July 25, 2008
Environmental Watchdog Backs Plan for New Waste Store Near Dounreay
By BRIAN DONNELLY
SCOTLAND'S environment watchdog has supported plans for a new low- level waste store to be built near the Dounreay nuclear site.
Highland Council is still considering an application lodged by Dounreay Site Restoration Ltd (DSRL), but the support from Sepa represents a significant development.
Friends of the Earth Scotland has supported concerns residents at nearby Buldoo have voiced about placing the store on a new site close to one which is already licensed and they feel is more suitable. Residents are campaigning against the GBP110m complex being built on grazing land overlooking the settlement.
It is claimed, however, the previously licensed site further from the village is now unsuitable because of fresh concerns over coastal erosion and volume capabilities.
The controversial proposals could end in a planning inquiry. Sepa said it has advised the council that it supports the application, provided a number of conditions are imposed to protect people and the environment.
These conditions, coupled with regulatory requirements imposed by Sepa and others, will ensure this important facility can be developed safely, the watchdog insisted.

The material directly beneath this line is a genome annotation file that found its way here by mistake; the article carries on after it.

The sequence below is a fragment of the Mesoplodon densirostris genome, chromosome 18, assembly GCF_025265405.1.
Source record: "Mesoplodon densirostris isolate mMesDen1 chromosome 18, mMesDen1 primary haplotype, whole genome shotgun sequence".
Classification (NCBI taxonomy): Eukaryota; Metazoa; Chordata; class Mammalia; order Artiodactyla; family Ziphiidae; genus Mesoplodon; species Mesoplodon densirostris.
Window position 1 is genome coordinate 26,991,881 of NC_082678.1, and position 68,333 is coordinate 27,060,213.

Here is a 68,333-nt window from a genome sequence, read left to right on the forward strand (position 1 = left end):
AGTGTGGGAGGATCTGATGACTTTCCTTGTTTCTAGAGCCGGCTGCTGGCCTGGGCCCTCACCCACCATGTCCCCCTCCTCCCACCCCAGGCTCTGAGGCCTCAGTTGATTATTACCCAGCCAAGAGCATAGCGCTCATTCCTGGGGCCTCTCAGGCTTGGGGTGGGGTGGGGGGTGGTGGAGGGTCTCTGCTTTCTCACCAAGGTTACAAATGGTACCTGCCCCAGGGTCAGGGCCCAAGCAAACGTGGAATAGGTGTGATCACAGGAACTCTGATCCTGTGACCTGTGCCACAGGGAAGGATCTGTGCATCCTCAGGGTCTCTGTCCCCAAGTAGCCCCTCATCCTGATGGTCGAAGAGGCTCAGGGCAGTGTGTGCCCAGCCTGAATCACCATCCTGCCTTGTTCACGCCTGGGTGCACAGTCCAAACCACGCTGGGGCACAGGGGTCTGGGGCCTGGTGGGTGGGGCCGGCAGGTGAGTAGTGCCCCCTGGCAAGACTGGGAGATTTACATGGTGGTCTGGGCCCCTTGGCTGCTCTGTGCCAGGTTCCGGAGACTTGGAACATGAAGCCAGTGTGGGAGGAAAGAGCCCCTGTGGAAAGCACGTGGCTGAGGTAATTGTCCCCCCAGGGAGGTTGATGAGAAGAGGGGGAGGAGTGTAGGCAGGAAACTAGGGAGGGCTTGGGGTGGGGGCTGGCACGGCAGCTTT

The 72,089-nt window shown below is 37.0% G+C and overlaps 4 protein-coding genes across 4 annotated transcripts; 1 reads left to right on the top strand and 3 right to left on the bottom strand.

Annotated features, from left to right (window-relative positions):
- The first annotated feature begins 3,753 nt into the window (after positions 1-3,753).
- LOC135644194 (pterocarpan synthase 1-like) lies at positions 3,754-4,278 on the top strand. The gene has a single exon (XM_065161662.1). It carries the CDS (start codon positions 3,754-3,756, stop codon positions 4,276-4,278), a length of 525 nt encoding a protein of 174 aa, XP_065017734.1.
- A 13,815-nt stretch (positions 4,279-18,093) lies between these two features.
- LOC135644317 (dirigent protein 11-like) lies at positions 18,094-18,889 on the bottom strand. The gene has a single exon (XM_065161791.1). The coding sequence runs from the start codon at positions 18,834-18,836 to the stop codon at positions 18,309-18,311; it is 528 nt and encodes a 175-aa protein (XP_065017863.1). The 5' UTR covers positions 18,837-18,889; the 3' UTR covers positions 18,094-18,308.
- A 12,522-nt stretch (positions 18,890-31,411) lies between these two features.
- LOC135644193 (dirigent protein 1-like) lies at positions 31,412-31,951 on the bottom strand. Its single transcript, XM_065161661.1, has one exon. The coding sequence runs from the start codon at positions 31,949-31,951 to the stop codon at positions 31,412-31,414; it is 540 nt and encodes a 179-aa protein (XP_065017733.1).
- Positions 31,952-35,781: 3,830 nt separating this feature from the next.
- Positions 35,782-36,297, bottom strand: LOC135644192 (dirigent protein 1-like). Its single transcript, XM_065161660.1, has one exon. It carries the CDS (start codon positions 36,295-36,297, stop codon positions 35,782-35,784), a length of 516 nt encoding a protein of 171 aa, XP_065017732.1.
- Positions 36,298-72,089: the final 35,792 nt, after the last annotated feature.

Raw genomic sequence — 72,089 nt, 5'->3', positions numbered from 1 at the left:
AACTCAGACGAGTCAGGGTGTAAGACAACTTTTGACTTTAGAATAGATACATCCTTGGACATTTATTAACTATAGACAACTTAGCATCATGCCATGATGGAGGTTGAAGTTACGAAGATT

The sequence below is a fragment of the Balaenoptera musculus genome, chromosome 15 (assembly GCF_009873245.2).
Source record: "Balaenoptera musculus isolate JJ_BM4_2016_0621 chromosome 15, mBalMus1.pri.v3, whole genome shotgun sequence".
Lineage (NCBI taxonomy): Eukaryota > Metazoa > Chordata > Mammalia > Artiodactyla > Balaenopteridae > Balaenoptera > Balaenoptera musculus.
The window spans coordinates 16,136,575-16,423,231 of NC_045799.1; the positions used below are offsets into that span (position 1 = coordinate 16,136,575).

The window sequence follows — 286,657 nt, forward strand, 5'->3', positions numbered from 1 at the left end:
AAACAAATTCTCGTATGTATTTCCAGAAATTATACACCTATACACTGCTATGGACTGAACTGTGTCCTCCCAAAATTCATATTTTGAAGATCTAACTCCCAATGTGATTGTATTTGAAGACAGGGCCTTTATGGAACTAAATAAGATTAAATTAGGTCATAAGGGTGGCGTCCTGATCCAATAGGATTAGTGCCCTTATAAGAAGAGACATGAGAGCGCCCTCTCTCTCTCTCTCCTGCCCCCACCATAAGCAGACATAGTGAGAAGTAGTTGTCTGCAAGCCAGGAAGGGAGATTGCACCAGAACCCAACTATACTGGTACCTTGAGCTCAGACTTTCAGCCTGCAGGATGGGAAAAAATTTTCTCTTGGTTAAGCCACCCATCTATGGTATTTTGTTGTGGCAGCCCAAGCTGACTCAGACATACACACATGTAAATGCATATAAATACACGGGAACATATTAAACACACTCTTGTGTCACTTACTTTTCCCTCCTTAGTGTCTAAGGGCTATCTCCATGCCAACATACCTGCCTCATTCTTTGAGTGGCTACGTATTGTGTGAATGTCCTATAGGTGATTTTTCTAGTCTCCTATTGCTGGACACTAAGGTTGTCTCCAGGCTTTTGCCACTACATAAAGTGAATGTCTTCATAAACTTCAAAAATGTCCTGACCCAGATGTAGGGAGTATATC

Colin Bayes, Sepa's head of environmental protection and improvement, said: "A large amount of the work already carried out for Sepa's planning response will be used to inform future regulation of the construction and operation of the proposed facilities."
Sepa has already received an application from DSRL under the Radioactive Substances Act (RSA 93) to dispose of radioactive waste in the facilities.
The watchdog said it would consult the public at appropriate points during its consideration of the various permits and autho risations required.
Residents at Buldoo said they oppose the new site "100per cent".
A spokesman for the Buldoo Residents Association said DSRL is "taking away our environment while at the same time claiming to be restoring the environment".
Originally published by Newsquest Media Group.
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